What do Superman and Spider-Man have in common besides their color schemes? Well, each have civilian identities-and each works for the foremost newspaper in their respective universes. Journalism has been tied to superheroes and comics more than any other profession besides "mad scientist". So who in comics joined the ranks of the press, and why?
1. Clark Kent (Superman)
Arguably the most famous pop culture journalist of the last century, Clark Kent has served as a reporter with the Daily Planet for nearly his entire existence, including in the New 52 reboot. Depending on the depiction, the career takes varying importance ranging from a convenient side job to a main focus of his life. Kent even won a Pulitzer prize at one point.
Clark's motivations are just as righteous as those for his "other job". The journalistic career allows him a more intellectual pursuit to truth and justice, while also providing early access to information regarding potential crises as well as giving plausible excuses for leaving the building during them.
The non-comic origins of this career lie with his creators, Jerry Siegel and Joe Shuster. Both were heavily involved in journalism. Mr. Siegel wrote for his high school newspaper, and later created and ran a science fiction fan magazine titled Cosmic Stories. For his part, Mr. Shuster had worked at the Toronto Daily Star as a paper boy. When they created Superman, his career was only natural.
2. Peter Parker (Spider-Man)
Another pop culture icon, Peter Parker was not originally a journalist. It took his family's quick descent in to poverty to inspire him to look for work with J. Jonah Jameson and the Daily Bugle. He made money by taking pictures of Spider-Man that no one else could, and quickly ascended in popularity at the newspaper.
Peter's motivations aren't quite as magnificent as Clark's. He's just trying to make a living to support his aunt, which is consistent with his "average guy" persona as Peter Parker.
Peter's career as a reporter was likely also influenced by one of his creators, Stan Lee, who formerly wrote obituaries for a news service and sold subscriptions for the New York Herald Tribune newspaper. It's also possible that the career was possibly inspired by Clark Kent himself.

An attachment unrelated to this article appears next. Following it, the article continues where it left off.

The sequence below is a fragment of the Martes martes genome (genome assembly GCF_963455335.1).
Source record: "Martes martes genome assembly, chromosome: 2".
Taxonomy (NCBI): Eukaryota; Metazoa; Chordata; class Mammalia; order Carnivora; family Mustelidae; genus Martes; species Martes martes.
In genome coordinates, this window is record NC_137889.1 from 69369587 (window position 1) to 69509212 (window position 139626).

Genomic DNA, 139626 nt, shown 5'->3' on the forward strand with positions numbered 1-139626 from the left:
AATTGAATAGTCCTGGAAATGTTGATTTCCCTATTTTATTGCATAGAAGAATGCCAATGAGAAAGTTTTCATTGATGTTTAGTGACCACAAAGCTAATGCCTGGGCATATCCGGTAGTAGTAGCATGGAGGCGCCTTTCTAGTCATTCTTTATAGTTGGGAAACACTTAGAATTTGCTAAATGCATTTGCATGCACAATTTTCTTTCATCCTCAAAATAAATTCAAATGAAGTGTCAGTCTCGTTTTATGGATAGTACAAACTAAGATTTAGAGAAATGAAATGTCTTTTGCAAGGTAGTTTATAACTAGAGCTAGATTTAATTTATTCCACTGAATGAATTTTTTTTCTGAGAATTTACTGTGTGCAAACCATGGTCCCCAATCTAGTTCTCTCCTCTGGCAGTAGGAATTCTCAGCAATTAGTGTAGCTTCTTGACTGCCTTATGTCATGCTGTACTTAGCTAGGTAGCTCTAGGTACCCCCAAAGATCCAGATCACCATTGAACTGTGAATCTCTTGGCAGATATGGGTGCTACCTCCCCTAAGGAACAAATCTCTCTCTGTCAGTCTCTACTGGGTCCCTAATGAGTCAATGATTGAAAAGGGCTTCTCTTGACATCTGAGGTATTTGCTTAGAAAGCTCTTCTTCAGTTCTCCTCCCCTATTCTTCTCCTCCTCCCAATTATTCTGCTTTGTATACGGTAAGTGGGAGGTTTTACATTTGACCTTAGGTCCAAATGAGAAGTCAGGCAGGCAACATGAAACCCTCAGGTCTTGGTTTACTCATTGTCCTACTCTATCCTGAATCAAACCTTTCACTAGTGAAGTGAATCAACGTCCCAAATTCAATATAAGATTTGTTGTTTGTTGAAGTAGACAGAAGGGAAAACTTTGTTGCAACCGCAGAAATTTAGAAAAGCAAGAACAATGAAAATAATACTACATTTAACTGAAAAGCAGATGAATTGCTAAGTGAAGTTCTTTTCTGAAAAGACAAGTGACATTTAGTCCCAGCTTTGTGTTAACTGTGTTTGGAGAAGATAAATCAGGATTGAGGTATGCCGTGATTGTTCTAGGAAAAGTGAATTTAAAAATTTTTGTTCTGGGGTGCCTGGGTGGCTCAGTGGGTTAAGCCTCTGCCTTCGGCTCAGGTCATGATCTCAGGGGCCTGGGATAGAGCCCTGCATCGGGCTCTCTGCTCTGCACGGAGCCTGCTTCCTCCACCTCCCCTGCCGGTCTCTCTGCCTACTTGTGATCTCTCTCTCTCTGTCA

Fun Fact: Peter's clone, Ben Reilly, has also served as a photojournalist in Peter's place.
3. Billy Batson (Captain Marvel/Shazam!)
After Billy Batson gained his superhuman abilities from the wizard Shazam, he was in a unique position to tell the exciting adventures of Captain Marvel. He took advantage of this by becoming a radio reporter during his run in the Whiz Comics series during the Golden Age of comics.
As far as motivations, it was seemingly mostly for Billy's own enjoyment of telling about his adventures. Captain Marvel was considered a more light-hearted alternative to DC's Superman, and even passed the iconic hero in sales for a while. After DC obtained rights to Captain Marvel in a lawsuit, his reporter side faded in to the background.
Unlike Clark Kent and Peter Parker, there is no clear inspiration for Billy's career as a reporter, though it too may be partially inspired by Kent.
4. Vic Sage (The Question)
Vic Sage, originally published by Charlton Comics was the first comic character for whom being a reporter was his main job. As an investigative reporter, he collaborated with a former professor to obtain a mask that would cover his recognizable features when he was researching his exposés.
As the Question, Sage uses his investigative prowess to bring the corrupt and evil to justice, no matter the method, most notably foiling a plot by Lex Luthor to kill Superman, and damning his soul to prevent his return to life.
Sage may have been partially derived from creator Steve Ditko's time working on an Army newspaper in postwar Germany.
5. Jack Ryder (Creeper)
Jack Ryder is a TV journalist, generally depicted as a host or reporter on an editorial show. He's considered hotheaded and difficult to work with, and has fired or quit his job several times. In the New 52 reboot, he recently quit his job as a talk show host, though his future in reporting is likely to continue.
Jack seems to be motivated by popularity or a need to be right, as suggested by his arrogance and outspokenness. Regardless of his motivations, he has continuously worked on the front lines of major events as both Jack Ryder and the Creeper.
Ryder too was created by Steve Ditko, and as such is another character likely influenced by the creator's background.
Other Famous Comic Journalists
The list above is all about hero/journalists, there are many other comic journalists. Those below are some of the most well known outside of the heroes.
- Lois Lane
- J. Jonah Jameson
- Vicky Vale
- Iris West
- Jimmy Olsen
- Perry White
- Betty Brant-Leeds
- Ben Urich
- Lana Lang
- Ned Leeds
- Cat Grant
Journalists are immensely important to the comic universe. They help move plot along with reports and are often directly involved in events themselves. And given how many turned out to be super heroes, I'm feeling pretty good about my career choice.